Maternity Leave Rights in Florida
Many states have set out laws that provide a certain number of weeks of family and medical leave for a new mother without fear of losing her job. California, Rhode Island, and New Jersey even provide for paid maternity leave and New York will provide paid leave effective in 2018. Florida, however, has no such law on the books protecting a woman’s job if she wants to take time off to recover from childbirth and bond with her new child.
Fortunately, many employees in Florida are still covered by federal employment laws and the federal Family and Medical Leave Act (FMLA) provides job security during time off for qualified reasons. Pregnancy, complications with pregnancy, childbirth, and adoption all qualify as valid reasons to request FMLA time from your employer. An employer can also never retaliate against anyone for taking valid FMLA leave through other means.
Employers with 50 or more employees must abide by the FMLA and provide this time off, assuring that the mother’s position will still be available when she gets back from leave. The eligibility requirements for employees require that the employee must have worked for the employer for at least 12 months and must have worked a minimum of 1,250 hours in the last year. Unfortunately, if you work in Florida and your employer is not required to follow FMLA rules or you are not eligible for FMLA time yet, you may not be guaranteed any job protections if you take time off after having a baby.
In addition to FMLA allowances, many employers have their own maternity leave policies. These policies can allow for longer leave or even for payment during all or part of the maternity leave. If an employer has such a policy, however, it must allow every woman who has a baby the same rights to paid or unpaid leave. An employer may be conducting unlawful discrimination if it does not apply the policy equally to all women who qualify.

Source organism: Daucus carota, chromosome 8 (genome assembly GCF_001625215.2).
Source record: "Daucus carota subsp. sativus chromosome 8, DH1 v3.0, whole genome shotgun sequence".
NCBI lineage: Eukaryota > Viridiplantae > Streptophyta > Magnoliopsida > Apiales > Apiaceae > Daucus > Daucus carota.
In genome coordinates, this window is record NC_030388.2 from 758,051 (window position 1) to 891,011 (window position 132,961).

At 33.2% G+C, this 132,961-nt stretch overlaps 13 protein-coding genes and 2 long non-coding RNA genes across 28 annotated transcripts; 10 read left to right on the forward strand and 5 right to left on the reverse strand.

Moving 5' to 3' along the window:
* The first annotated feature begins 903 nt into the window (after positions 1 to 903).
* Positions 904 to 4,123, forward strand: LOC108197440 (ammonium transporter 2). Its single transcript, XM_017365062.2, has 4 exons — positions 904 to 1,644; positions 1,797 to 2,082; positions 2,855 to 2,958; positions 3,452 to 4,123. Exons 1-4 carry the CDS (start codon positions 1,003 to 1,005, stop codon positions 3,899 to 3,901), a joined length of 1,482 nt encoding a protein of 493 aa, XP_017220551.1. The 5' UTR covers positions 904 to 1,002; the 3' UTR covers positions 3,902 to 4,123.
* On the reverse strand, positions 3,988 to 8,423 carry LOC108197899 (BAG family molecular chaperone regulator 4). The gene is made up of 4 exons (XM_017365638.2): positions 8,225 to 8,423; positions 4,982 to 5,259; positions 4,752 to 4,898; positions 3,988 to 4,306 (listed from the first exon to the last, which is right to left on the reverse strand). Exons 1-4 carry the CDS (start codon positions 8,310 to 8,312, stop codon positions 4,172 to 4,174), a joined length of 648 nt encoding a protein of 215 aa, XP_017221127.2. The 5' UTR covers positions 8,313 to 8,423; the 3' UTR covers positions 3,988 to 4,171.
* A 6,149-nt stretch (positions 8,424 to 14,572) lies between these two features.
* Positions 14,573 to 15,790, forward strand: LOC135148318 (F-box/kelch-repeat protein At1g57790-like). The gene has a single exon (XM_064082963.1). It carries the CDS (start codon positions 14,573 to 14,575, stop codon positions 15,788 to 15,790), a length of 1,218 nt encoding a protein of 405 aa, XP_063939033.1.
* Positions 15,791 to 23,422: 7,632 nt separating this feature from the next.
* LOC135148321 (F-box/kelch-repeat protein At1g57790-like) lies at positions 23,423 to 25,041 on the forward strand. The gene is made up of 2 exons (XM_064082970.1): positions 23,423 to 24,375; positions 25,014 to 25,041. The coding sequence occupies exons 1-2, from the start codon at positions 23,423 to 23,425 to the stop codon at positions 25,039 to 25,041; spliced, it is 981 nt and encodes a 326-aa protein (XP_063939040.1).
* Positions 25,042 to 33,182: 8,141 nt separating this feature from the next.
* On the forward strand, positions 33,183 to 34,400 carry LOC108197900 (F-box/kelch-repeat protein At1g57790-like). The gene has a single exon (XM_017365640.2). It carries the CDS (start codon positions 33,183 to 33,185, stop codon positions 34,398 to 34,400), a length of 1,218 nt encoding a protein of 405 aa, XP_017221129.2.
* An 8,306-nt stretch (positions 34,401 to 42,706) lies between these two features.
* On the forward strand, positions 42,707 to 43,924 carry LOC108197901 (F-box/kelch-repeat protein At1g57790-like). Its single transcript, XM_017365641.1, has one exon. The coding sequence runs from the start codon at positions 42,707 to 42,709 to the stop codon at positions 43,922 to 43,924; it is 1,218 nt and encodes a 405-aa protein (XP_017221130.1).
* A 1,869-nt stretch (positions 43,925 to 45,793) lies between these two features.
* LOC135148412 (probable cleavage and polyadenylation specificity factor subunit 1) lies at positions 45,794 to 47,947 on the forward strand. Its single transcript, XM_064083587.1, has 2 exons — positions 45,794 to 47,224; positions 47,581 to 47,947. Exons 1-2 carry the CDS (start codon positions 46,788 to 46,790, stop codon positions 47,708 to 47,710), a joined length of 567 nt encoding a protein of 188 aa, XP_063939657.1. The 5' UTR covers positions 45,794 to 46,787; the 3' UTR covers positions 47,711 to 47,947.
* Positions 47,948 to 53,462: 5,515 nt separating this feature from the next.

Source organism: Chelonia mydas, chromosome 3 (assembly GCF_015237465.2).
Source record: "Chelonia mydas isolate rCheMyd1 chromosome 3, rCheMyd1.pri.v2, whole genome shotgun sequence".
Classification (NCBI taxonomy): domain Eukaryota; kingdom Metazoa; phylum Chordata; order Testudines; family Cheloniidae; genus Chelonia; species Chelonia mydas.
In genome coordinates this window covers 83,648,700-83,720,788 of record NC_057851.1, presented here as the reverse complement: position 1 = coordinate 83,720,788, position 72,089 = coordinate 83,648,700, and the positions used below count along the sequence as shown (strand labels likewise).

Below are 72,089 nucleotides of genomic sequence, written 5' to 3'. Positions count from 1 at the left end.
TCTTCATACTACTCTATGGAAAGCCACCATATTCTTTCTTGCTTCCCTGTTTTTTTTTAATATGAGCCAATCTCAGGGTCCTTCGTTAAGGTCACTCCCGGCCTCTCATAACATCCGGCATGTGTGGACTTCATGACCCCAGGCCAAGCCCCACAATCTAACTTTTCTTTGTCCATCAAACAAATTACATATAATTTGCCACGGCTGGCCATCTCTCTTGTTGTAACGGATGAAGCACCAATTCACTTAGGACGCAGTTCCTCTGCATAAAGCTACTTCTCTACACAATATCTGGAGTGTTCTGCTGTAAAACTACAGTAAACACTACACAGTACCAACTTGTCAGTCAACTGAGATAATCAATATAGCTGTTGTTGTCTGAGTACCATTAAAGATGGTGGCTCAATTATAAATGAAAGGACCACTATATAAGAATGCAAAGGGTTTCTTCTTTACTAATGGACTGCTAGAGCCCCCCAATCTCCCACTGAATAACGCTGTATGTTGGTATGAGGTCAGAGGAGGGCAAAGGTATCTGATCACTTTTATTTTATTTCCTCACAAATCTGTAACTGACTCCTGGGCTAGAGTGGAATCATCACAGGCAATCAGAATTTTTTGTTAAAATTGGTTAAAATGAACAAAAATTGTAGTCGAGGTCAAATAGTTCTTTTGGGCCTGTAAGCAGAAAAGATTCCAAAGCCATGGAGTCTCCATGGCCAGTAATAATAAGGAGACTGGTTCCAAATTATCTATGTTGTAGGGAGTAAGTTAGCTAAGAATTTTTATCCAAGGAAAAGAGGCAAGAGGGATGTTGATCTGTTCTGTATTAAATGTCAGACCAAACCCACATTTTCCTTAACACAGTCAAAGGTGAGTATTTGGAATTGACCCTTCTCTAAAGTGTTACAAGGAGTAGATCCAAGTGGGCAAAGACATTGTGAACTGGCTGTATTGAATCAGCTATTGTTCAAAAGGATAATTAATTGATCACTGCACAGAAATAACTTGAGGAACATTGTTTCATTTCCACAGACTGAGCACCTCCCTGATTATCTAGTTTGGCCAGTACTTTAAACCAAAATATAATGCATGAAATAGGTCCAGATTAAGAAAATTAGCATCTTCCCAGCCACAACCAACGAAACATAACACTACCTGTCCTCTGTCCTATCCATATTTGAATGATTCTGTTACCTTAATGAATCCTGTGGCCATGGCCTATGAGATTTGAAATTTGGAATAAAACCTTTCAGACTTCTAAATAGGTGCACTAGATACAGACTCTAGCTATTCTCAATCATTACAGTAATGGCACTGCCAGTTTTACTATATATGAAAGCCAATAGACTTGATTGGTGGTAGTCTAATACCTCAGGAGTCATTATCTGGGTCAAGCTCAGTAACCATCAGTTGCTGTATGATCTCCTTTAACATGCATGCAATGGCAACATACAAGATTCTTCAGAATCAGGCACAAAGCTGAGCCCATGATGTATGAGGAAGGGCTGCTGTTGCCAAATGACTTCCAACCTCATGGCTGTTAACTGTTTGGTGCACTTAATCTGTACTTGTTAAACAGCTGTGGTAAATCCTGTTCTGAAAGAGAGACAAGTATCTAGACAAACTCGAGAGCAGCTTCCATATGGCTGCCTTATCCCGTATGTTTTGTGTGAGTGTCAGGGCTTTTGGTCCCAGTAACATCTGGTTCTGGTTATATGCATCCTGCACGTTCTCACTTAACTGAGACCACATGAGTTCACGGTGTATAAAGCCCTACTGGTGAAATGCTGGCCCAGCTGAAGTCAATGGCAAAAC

Finally, in addition to maternity leave, all pregnant women in the workplace should be aware of the Pregnancy Discrimination Act, which specifically protects them from any type of discrimination, harassment, or retaliation based on their pregnancy or childbirth. Long gone are the days that employers can lawfully fire a woman simply because she chose to become a mother. Unfortunately, harassment and discrimination do still occur against pregnant women and mothers who take FMLA time off, and those women deserve to recover for the harm they suffered.
Call a Florida Employment Lawyer If You Believe Your Rights Have Been Violated
If you think that your employer has refused to let you take time off for your childbirth or adoption or has discriminated against you in any way because of your pregnancy, you should call the law office of employment attorney Robert S. Norell as soon as possible. We can advise you of your rights and help you hold your employer liable for their violations. Please call our office for help at 800-796-0849 today to discuss a possible claim.